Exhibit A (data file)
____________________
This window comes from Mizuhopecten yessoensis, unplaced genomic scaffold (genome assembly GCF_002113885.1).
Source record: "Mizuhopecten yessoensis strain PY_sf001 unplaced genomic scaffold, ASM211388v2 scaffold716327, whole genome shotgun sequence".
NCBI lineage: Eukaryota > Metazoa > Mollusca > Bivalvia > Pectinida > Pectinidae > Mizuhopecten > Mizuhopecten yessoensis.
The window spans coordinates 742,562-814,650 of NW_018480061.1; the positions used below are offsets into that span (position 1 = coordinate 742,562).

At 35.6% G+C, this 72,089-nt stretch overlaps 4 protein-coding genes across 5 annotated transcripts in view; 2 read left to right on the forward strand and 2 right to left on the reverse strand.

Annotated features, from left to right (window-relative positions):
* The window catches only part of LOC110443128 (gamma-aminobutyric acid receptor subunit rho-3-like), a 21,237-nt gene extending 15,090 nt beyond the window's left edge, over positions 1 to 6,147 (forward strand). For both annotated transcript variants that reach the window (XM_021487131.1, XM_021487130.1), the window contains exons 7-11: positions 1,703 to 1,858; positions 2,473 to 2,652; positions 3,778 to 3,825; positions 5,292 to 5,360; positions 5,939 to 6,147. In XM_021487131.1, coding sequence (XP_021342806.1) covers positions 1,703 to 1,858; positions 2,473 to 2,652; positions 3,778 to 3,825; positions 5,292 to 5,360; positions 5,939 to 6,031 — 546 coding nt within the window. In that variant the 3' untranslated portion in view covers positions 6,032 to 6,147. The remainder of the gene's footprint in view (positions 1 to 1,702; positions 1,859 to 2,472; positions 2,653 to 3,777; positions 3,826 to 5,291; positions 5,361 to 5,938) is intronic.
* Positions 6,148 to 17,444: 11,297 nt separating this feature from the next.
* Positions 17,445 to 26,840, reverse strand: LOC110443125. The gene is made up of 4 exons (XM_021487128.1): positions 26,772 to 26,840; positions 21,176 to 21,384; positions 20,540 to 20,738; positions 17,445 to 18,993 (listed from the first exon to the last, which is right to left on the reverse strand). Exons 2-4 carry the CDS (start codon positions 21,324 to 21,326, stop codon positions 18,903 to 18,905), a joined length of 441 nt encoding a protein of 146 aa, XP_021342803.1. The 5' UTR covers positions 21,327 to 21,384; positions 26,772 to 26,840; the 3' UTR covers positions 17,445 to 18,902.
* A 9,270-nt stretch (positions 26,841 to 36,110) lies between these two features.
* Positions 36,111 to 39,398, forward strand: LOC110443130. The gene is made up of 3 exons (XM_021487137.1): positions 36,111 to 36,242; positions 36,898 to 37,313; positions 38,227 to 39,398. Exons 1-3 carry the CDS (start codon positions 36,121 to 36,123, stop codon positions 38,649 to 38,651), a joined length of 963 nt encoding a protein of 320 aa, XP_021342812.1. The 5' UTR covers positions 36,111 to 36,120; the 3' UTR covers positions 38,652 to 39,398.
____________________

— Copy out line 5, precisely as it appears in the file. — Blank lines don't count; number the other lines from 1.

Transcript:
At 35.6% G+C, this 72,089-nt stretch overlaps 4 protein-coding genes across 5 annotated transcripts in view; 2 read left to right on the forward strand and 2 right to left on the reverse strand.